As housing sales slow down, it may signal the end of the frenzy of sales and prices that happened from 2019-2021. Sellers may need to lower their expectations, but that doesn’t mean their homes are losing value. For example, the number of offers they receive for their home, on average, is dropping. It peaked around April when the average seller would see 5.5 offers; it’s now about 4.2 offers. Likewise, when the real estate market was at its peak, sellers would receive an average of 61% of offers-over-asking. Now they are seeing a little over half (55%) of the offers over the asking price.

The bigger story is that housing price growth is continuing, but the increases are decelerating not depreciating. If you are a seller, your home’s value is still going up, as well as your equity. Prices for a typical home are just not going up as fast as we have seen during the recent 2019-2021 housing boom, rather they are just returning to pre-pandemic levels. As we said before, the new normal is the old normal.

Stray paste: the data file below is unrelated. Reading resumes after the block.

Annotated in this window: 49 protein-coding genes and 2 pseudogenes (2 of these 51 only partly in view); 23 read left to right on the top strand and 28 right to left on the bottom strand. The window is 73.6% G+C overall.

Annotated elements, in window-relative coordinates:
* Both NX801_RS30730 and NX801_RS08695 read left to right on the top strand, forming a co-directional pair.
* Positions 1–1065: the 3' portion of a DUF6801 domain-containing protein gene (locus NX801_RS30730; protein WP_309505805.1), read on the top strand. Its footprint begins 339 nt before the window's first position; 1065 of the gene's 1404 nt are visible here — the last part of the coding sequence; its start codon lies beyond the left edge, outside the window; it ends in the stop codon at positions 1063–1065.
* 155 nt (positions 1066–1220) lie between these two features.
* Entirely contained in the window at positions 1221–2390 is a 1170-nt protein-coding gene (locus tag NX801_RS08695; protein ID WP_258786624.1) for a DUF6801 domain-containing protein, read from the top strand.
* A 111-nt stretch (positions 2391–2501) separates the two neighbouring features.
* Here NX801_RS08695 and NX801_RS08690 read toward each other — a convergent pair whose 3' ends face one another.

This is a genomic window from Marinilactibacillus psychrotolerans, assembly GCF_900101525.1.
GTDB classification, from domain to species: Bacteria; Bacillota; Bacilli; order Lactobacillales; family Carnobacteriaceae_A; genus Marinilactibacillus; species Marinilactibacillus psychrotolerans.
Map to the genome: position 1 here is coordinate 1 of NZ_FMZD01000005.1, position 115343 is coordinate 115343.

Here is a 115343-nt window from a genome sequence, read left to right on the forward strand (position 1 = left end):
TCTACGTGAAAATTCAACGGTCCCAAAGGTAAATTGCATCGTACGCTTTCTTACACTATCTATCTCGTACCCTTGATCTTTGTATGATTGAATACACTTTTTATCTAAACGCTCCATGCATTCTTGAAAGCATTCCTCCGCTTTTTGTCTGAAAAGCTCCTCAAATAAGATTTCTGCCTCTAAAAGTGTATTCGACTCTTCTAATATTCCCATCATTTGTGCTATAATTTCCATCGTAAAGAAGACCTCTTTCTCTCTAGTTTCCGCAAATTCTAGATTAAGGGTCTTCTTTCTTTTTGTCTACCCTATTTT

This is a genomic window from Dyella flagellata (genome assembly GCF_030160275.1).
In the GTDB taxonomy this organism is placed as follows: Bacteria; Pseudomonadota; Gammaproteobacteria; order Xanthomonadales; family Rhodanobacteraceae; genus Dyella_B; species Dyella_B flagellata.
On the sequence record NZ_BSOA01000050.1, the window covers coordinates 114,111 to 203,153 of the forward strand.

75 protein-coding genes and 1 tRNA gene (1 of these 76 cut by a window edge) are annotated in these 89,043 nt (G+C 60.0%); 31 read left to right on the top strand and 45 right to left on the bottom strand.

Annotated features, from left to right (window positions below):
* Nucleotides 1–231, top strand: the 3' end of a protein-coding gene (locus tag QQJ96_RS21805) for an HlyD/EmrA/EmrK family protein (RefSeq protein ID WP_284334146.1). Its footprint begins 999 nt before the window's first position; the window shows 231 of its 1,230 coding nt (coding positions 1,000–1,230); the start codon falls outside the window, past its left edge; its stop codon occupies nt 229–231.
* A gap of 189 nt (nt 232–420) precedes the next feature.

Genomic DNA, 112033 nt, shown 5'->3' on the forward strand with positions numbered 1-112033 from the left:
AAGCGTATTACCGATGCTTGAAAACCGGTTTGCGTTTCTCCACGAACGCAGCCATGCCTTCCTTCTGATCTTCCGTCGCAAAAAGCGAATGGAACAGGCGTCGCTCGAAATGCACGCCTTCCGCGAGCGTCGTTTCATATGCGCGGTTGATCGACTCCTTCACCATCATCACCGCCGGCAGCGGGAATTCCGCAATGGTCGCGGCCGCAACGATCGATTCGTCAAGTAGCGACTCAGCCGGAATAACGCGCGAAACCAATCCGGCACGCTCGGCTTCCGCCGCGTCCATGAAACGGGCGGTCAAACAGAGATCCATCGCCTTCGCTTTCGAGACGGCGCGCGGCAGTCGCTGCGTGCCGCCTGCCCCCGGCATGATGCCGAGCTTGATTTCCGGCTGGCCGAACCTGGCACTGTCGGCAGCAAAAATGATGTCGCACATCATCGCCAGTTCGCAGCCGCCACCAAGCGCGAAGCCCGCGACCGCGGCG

Buyer Moodswing?

All of these economic conditions add up to one thing (Ok, maybe more than one): the return of hope for home buyers. Let’s be honest, your average home buyer has taken a beating these last two years. The fulcrum of supply and demand has been out of whack in the real estate market, driving up prices, driving down inventory, which then pushed even higher prices. The anecdotal stories of sellers receiving dozens of offers at way-above-asking-price didn’t help calm down the first time homebuyers out there.

Many dropped out of the housing market and stopped looking altogether. They were frustrated and discouraged–the combination of scarcity and extreme competition acting like a one-two punch for buyer demand.

Those who dropped out may be ready to jump back into the market. With more homes to look at, they might become interested again. Their desire for a home has probably remained strong–but temporarily squashed–and now may be a good time to tap back into their dreams of owning a home. The scales of housing supply and demand may be ever-so-slightly tipping back toward balance.

That said, demand is still stronger than supply, so it is still a seller’s market. As one expert put it, during the last few years, the record pace of the real estate market has been like driving at 100 mph, which is fast and exciting, but ultimately a bit dangerous and unsustainable. The market is now returning to a more reasonable and safe 60 mph, which is good for all of us.